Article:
vigorously denied the efficacy of all methods of witchcraft, and claimed that the Biblical prohibitions regarding it were precisely to wean the Israelites from practices related to idolatry
Idolatry
Idolatry is a pejorative term for the worship of an idol, a physical object such as a cult image, as a god, or practices believed to verge on worship, such as giving undue honour and regard to created forms other than God. In all the Abrahamic religions idolatry is strongly forbidden, although...

, according to Traditional Judaism
Conservadox Judaism
Conservadox is the term sometimes used to describe Jews whose beliefs and practices place them on the religious continuum somewhere between Conservative Judaism and Modern Orthodox Judaism...

, it is acknowledged that while magic exists, it is forbidden to practice it on the basis that it usually involves the worship of other gods. Rabbis of the Talmud also condemned magic when it produced something other than illusion, giving the example of two men who use magic to pick cucumbers (Sanhedrin 67a). The one who creates the illusion of picking cucumbers should not be condemned, only the one who actually picks the cucumbers through magic. However, some of the Rabbis practiced "magic" themselves. For instance, Rabbah created a person and sent him to Rabbi Zera, and Rabbi Hanina and Rabbi Oshaia studied every Sabbath evening together and created a small calf to eat (Sanhedrin 65b). In these cases, the "magic" was seen more as divine miracles (i.e., coming from God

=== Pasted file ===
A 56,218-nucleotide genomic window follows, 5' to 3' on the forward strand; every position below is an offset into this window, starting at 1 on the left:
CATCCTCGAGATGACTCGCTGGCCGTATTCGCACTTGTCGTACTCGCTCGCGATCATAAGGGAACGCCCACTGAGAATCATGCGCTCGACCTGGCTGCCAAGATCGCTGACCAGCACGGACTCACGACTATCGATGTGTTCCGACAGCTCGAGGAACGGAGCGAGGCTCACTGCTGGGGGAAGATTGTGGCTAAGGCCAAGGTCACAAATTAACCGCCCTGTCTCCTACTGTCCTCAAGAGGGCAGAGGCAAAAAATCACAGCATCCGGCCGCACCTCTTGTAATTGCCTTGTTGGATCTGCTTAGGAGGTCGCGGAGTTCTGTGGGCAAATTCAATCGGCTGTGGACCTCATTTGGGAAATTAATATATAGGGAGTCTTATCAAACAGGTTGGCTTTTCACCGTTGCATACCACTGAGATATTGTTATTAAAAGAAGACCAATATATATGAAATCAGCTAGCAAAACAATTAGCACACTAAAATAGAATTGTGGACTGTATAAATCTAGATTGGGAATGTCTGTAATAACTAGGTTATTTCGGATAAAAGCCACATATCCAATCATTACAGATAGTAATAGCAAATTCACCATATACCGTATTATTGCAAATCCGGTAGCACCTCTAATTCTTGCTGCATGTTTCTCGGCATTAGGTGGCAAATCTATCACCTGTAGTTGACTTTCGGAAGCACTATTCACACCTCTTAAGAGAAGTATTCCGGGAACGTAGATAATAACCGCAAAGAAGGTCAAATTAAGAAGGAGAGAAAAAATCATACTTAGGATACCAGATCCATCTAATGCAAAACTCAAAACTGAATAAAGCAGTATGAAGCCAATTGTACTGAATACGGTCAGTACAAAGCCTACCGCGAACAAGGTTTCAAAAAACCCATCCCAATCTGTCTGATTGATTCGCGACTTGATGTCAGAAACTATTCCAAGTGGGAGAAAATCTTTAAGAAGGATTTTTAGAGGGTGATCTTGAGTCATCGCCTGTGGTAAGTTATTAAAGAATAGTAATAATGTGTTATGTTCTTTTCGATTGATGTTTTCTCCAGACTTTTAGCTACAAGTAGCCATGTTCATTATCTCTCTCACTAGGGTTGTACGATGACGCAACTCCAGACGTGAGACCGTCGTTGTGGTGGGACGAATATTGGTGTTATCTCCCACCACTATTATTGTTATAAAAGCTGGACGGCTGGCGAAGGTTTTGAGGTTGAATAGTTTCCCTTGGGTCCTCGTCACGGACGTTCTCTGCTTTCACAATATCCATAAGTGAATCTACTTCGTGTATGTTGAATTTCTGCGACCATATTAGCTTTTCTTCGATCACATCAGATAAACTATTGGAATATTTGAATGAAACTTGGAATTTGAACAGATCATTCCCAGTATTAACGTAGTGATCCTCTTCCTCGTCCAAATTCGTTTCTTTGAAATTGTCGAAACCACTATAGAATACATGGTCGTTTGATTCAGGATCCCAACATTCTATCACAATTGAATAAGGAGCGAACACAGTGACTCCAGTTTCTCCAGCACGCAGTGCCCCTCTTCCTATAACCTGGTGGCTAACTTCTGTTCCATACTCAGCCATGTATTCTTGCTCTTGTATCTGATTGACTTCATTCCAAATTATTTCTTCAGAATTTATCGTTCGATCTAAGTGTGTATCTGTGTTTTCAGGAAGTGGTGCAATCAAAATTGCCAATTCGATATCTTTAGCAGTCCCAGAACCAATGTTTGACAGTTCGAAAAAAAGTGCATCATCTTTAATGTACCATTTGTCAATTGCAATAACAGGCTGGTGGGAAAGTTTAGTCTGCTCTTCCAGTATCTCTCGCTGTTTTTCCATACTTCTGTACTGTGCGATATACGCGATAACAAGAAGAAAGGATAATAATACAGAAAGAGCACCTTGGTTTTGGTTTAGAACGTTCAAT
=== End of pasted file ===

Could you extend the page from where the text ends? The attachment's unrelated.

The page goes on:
God
God is the English name given to a singular being in theistic and deistic religions who is either the sole deity in monotheism, or a single deity in polytheism....

 rather than pagan gods) than as witchcraft.

Judaism does make it clear that Jews shall not try to learn about the ways of witches (Deuteronomy
Deuteronomy
The Book of Deuteronomy is the fifth book of the Hebrew Bible, and of the Jewish Torah/Pentateuch...

/Devarim 18: 9–10) and that witches are to be put to death. (Exodus/Shemot 22:17)

Judaism's most famous reference to a medium is undoubtedly the Witch of Endor
Witch of Endor